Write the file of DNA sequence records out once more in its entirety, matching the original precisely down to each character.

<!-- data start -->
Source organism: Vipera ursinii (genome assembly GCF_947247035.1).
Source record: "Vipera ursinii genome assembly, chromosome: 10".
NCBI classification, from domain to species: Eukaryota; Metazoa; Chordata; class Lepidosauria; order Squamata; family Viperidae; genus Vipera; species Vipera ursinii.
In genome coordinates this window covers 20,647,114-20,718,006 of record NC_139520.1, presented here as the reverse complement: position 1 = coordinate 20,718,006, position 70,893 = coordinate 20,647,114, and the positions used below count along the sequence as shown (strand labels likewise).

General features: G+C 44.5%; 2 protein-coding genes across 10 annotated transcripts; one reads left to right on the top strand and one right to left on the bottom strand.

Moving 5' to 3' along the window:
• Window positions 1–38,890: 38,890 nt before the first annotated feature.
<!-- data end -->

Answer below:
Source organism: Vipera ursinii (genome assembly GCF_947247035.1).
Source record: "Vipera ursinii genome assembly, chromosome: 10".
NCBI classification, from domain to species: Eukaryota; Metazoa; Chordata; class Lepidosauria; order Squamata; family Viperidae; genus Vipera; species Vipera ursinii.
In genome coordinates this window covers 20,647,114-20,718,006 of record NC_139520.1, presented here as the reverse complement: position 1 = coordinate 20,718,006, position 70,893 = coordinate 20,647,114, and the positions used below count along the sequence as shown (strand labels likewise).

General features: G+C 44.5%; 2 protein-coding genes across 10 annotated transcripts; one reads left to right on the top strand and one right to left on the bottom strand.

Moving 5' to 3' along the window:
• Window positions 1–38,890: 38,890 nt before the first annotated feature.